Clean Code (PDF version)
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Clean Code (PDF version)

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Slides about Robert C. Martins book "Clean Code: A Handbook of Agile Software Craftsmanship". (PDF version)

Slides about Robert C. Martins book "Clean Code: A Handbook of Agile Software Craftsmanship". (PDF version)

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  • 1. Clean Code Hendrik Ebel 10. Mar. 2009 1
  • 2. TopicsMotivationMeaningful NamesCommentsFunctions By Robert C. Martin & Co.Objects and Data Structures Object Mentor Inc.Error HandlingUnit Tests 2
  • 3. What is Clean Code?One Question ... 3
  • 4. What is Clean Code? One Question ... elegant efficient simple and direct readability easy to enhance like a well-written prose care no duplications was made for the problem...many answers! 4
  • 5. What is Clean Code? One Question ... elegant efficient simple and direct readability easy to enhance like a well-written prose care no duplications was made for the problem...many answers! 5
  • 6. MotivationThe Total Cost of Owning a Mess productivity vs. time 6
  • 7. Aims of Clean Codeproducing better code@author writing for readerscode has to be kept clean over time„Leave the campground cleaner thanyou found it.“ 7
  • 8. Meaningful Names 8
  • 9. Meaningful Namesvariable, function or class names shouldanswer all the big questions: why it exists? what it does? how it is used? 9
  • 10. Meaningful NamesIf a name requires a comment, then thename does not reveal its intentavoid disinformation dont use type information in names (example: personList) Spelling similar concepts similarly is information. Using inconsistent spellings is disinformation. 10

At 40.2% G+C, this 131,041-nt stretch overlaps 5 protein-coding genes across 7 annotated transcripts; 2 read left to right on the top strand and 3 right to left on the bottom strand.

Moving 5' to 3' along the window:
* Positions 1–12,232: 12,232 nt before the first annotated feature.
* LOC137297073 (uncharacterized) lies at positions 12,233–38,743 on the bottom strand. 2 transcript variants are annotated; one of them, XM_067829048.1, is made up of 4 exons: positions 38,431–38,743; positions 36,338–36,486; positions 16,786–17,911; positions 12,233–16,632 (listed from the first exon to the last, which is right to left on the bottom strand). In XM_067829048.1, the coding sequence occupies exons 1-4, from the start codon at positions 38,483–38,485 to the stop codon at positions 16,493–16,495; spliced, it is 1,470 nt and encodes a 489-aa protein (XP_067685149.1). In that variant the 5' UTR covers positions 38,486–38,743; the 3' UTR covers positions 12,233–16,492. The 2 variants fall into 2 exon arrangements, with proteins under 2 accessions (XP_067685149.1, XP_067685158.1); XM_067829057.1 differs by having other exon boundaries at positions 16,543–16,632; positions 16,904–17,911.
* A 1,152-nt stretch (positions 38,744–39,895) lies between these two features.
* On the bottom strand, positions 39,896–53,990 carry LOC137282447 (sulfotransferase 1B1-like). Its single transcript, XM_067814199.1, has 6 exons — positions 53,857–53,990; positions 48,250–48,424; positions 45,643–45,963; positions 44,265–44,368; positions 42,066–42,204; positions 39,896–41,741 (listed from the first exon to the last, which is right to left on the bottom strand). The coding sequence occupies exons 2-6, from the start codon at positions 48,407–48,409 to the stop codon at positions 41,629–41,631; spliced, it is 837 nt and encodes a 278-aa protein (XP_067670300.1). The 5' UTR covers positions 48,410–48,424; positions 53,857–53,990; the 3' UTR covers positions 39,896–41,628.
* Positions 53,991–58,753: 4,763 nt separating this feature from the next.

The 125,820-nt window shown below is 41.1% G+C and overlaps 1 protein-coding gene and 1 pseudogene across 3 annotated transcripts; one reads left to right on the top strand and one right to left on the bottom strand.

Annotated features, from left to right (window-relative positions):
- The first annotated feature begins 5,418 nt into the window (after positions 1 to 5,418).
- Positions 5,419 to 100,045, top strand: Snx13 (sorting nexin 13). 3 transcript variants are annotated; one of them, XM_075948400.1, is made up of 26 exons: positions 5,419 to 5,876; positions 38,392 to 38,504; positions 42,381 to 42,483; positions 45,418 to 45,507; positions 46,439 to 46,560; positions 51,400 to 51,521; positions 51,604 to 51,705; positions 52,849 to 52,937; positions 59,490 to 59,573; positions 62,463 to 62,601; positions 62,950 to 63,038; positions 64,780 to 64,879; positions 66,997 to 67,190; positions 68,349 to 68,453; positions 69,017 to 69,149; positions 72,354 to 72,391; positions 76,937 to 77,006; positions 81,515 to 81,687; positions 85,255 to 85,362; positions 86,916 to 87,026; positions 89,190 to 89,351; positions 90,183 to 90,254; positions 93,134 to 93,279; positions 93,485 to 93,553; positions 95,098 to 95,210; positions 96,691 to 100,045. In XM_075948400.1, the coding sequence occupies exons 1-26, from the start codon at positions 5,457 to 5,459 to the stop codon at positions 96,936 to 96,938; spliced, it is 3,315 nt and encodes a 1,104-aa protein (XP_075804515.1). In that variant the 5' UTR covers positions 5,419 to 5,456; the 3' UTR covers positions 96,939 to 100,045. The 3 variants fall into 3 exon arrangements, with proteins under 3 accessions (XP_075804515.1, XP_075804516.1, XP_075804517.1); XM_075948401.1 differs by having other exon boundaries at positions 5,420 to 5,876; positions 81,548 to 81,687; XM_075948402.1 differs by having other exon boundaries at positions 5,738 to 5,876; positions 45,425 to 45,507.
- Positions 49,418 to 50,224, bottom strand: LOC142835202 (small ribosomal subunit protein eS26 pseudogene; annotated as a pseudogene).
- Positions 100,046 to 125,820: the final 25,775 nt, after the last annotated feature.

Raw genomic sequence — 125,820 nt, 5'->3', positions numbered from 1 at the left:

• 11. Comments 11
  • 12. Good and Bad Comments•Public API Comments •Redundant Comments•Legal Comments •Noise Comments•Explanation of Intent •Position Markers•Warning for •Closing Brace Comments Consequences •Commented-Out Code•real TODO Comments •Obsolete Comments •Nonpublic JavaDocs 12
  • 13. Comments„Purpose of a comment is to explain codethat does not explain itself.“Comments do not make up for bad codeDon‘t use a comment when you can use afunction or a variableComments can contains lies 13
  • 14. Functions 14
  • 15. FunctionsThe goal is to tell the story of thesystem.„The first rule of functions is that theyshould be small.“Do One Thing!Stepdown Rule 15
  • 16. FunctionsIdeal number of arguments is zeroMore than three should‘t be usedanywayFlag arguments are ugly.Avoid output argumentsSide effects are lies. 16
  • 17. Objects and Data Structures 17
  • 18. Objectshide data and expose functionseasy to add new objectshard to add new behaviors 18
  • 19. Data Structuresexpose data and have no meaningfulfunctionseasy to add new behaviorshard to add new data structuresChoose the approach that is best for the job. 19
  • 20. Error Handling 20
  • 21. Error HandlingWrite code that is clean and rebustSee error handling as a separate concernUse exceptions rather than return codesUse unchecked exceptions 21
  • 22. Error HandlingDon‘t return NULL throwing an exception or a special case object like „Collections.emptyList()“Don‘t pass NULL InvalidArgumentExceptions or assert better: forbid passing NULL by default 22
  • 23. Unit Tests 23
  • 24. Unit TestsTest Driven Development (TDD) test and production code are written together tests just a few seconds aheadKeeping tests cleanTest code is just as important asproduction code. 24
  • 25. Unit TestsOne Assert or Single Concept per TestF.I.R.S.T. Fast Independent Repeatable (in any environment) Self-Validation Timly 25
  • 26. Thanks - Any Questions? 26
  • 27. SourcesBook „Clean Code“ by Robert C. Martin ISBN: 0132350882Images http://www.failblog.org http://www.flickr.com/photos/hugovk/199425487/ http://www.flickr.com/photos/jackpot321/1809424991/ http://www.osnews.com/story/19266/WTFs_m 27